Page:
Sheer Volume – When I finally developed the habit of documenting all the good things that happened in my life, and I then maintained that discipline for a few months, I was somewhat shocked at the sheer volume of the stuff I was writing down. As already noted, natural pessimists tend to “forget the good” almost as soon as it happens. Assuming that’s true, those people – like me – tend to “stay stuck” in negative mode all the time, because they’re simply not recognizing all the good that is actually happening in their lives. When you being to recognize the sheer volume of good that is happening, and how often it happens, it can change your entire perspective. You don’t go into the day thinking, “What disaster is going to befall me today?”, but rather, “I can’t wait to experience the good things that history has shown me I can expect to happen each and every day.” Again, for a lifetime pessimist like me, that is a fairly radical transformation.
Reduces Worry and Anxiety – If you stick with it long enough, another powerful aspect of DTW is that your degree of worry and anxiety being to decline. Why? Because you realize how rarely worst case scenarios actually play out, and how often situations just seem to work out for the good. Without going into all the details, I had something fairly miraculous happen on a real estate deal this month, in which the transaction went from looking literally dead in the water to “we’re closing next week” in the span of 24 hours. When you live through enough things of that nature, and you’re documenting those wins in situations where you weren’t necessarily confident as to how things were going to play out, you can feel your level of stress, worry and anxiety begin to fade over time.
Spiritual Aspect – One of my favorite verses in the Bible is Philippians 4:8, which reads as follows:
Finally, brothers and sisters, whatever is true, whatever is noble, whatever is right, whatever is pure, whatever is lovely, whatever is admirable—if anything is excellent or praiseworthy—think about such things.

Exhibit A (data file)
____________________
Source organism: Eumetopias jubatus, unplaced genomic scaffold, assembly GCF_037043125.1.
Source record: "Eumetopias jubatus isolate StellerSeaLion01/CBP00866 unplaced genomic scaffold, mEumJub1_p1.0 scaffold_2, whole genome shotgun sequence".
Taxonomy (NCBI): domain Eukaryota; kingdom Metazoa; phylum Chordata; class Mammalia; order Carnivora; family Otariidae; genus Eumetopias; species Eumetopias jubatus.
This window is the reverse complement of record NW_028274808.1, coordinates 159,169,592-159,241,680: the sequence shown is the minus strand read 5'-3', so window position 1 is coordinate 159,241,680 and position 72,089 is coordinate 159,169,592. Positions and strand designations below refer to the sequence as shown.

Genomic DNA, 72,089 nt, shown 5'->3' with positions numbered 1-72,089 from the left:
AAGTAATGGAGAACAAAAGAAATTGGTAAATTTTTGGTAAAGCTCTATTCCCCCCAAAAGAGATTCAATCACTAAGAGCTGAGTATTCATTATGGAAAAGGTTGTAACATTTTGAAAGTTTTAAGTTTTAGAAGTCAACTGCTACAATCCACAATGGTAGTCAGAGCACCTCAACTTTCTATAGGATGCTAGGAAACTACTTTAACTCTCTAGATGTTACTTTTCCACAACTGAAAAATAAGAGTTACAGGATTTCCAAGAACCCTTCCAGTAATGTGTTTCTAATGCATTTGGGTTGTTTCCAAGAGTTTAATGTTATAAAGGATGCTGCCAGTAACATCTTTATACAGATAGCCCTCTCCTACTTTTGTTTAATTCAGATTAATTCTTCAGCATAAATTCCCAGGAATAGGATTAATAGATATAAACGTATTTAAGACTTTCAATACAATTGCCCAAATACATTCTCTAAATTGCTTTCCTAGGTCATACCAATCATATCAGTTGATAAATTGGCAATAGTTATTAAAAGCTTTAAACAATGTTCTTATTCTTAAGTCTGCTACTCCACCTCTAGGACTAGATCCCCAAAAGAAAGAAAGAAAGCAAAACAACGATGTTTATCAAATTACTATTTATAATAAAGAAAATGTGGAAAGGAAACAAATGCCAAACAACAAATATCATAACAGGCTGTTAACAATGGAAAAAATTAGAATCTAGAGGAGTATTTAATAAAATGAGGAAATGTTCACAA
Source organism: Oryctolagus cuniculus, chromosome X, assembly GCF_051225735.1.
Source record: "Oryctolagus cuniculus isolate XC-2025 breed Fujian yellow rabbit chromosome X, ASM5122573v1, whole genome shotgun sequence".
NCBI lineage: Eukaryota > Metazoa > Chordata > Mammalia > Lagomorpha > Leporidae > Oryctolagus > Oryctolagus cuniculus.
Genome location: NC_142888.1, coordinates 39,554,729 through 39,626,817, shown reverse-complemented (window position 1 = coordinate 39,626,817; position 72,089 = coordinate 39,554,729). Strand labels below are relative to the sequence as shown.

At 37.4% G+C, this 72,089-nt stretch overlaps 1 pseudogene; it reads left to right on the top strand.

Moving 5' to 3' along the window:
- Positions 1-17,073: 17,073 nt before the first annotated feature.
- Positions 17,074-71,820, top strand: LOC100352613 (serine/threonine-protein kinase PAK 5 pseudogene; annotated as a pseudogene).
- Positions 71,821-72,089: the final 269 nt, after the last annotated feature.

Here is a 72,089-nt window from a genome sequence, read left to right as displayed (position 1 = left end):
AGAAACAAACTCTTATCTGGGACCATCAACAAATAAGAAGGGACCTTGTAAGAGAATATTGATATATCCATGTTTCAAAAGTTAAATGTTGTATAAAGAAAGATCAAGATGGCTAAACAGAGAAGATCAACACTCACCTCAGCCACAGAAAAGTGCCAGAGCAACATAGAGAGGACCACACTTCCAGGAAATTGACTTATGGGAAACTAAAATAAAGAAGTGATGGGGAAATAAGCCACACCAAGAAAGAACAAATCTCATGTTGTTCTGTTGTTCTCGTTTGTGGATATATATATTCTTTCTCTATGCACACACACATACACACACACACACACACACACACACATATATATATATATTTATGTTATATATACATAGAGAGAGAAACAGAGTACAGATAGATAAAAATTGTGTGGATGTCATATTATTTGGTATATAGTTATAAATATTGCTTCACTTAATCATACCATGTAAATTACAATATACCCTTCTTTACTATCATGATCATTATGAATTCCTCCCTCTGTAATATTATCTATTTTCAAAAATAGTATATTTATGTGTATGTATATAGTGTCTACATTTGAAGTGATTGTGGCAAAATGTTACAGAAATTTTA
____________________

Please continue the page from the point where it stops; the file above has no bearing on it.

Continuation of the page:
DTW is consistent with the point of that verse, which is that we should always be focusing on the good. And it really doesn’t matter (in this narrow context, anyway) if you’re a Christian or not, or if you’re even spiritual or not. Irrespective of spiritual orientation, the benefits of thinking about, and focusing on, the “excellent or praiseworthy” have become glaringly obvious to me.
Final Thoughts/30 Day Challenge
I’ve struggled with being cynical, negative and pessimistic my entire life.
Being keenly aware of that, and knowing that having such a view of things can (and usually does) produce less-than-optimal outcomes in most every scenario, I have tried many methods, suggestions and techniques to become a more positive, optimistic person.
We’re all unique, of course, and just because something works for one person doesn’t mean that thing will work for another.
The Power of DTW
That said, I can attest to the power of DTW: Documenting the Wins.
It has absolutely, positively affected my life, for the better.
The people closest to me have noticed, too, and they’ve commented on the changes they’ve seen in me.
And I cannot tell you how great that feels.
In fact, receiving three such comments this past week is what ultimately compelled me to write this post.
If you struggle with these same kinds of negative perspectives in your life, I would implore you to give DTW a try.
You certainly don’t have to take it to the level that I have.
You can start small: get a notebook that you can keep with you or near you most of the time (a Moleskin, or similar, is ideal for this purpose), and start documenting the good things that happen in a given day.
Every few days, flip back through the pages and take a quick look at the good things that happened in your recent past.
Relive those wins for a moment, and remind yourself of all the good in your life.
Make a commitment to do that for just 30 days.
The Many Benefits
I sincerely believe that, if you do that – DTW for the next 30 days, even on the small scale I am suggesting – you will begin to experience the same things that I have:
– A more positive view of your life.
– A more positive view of the world.
– Less, stress, anxiety and worry.
– Greater happiness.
Give it a try.
What do you have to lose?